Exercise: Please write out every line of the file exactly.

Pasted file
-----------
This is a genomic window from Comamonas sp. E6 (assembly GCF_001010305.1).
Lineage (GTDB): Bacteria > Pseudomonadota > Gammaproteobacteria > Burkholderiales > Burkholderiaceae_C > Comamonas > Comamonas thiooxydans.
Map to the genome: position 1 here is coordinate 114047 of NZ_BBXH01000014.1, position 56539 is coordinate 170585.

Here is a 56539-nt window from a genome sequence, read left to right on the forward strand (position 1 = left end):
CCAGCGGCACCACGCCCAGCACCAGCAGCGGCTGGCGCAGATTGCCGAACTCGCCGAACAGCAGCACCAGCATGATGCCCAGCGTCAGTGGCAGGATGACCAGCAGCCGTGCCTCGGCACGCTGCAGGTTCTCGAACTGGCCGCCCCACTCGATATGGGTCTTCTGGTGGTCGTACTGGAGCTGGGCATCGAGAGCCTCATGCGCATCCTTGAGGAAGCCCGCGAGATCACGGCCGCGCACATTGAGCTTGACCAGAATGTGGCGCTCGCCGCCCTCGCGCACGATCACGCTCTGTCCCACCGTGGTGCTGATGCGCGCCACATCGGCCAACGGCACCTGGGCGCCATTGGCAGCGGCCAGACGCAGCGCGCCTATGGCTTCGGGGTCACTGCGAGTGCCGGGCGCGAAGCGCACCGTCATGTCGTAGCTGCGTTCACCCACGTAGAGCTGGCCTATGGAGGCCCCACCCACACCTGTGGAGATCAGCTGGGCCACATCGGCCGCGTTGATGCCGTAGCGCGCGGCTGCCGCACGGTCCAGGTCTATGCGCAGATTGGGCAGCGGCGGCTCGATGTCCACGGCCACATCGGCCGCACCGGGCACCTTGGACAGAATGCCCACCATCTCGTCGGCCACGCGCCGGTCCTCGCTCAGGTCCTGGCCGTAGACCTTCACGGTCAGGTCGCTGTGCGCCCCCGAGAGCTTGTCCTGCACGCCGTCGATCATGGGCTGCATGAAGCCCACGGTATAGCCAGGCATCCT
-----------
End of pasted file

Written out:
This is a genomic window from Comamonas sp. E6 (assembly GCF_001010305.1).
Lineage (GTDB): Bacteria > Pseudomonadota > Gammaproteobacteria > Burkholderiales > Burkholderiaceae_C > Comamonas > Comamonas thiooxydans.
Map to the genome: position 1 here is coordinate 114047 of NZ_BBXH01000014.1, position 56539 is coordinate 170585.

Here is a 56539-nt window from a genome sequence, read left to right on the forward strand (position 1 = left end):
CCAGCGGCACCACGCCCAGCACCAGCAGCGGCTGGCGCAGATTGCCGAACTCGCCGAACAGCAGCACCAGCATGATGCCCAGCGTCAGTGGCAGGATGACCAGCAGCCGTGCCTCGGCACGCTGCAGGTTCTCGAACTGGCCGCCCCACTCGATATGGGTCTTCTGGTGGTCGTACTGGAGCTGGGCATCGAGAGCCTCATGCGCATCCTTGAGGAAGCCCGCGAGATCACGGCCGCGCACATTGAGCTTGACCAGAATGTGGCGCTCGCCGCCCTCGCGCACGATCACGCTCTGTCCCACCGTGGTGCTGATGCGCGCCACATCGGCCAACGGCACCTGGGCGCCATTGGCAGCGGCCAGACGCAGCGCGCCTATGGCTTCGGGGTCACTGCGAGTGCCGGGCGCGAAGCGCACCGTCATGTCGTAGCTGCGTTCACCCACGTAGAGCTGGCCTATGGAGGCCCCACCCACACCTGTGGAGATCAGCTGGGCCACATCGGCCGCGTTGATGCCGTAGCGCGCGGCTGCCGCACGGTCCAGGTCTATGCGCAGATTGGGCAGCGGCGGCTCGATGTCCACGGCCACATCGGCCGCACCGGGCACCTTGGACAGAATGCCCACCATCTCGTCGGCCACGCGCCGGTCCTCGCTCAGGTCCTGGCCGTAGACCTTCACGGTCAGGTCGCTGTGCGCCCCCGAGAGCTTGTCCTGCACGCCGTCGATCATGGGCTGCATGAAGCCCACGGTATAGCCAGGCATCCT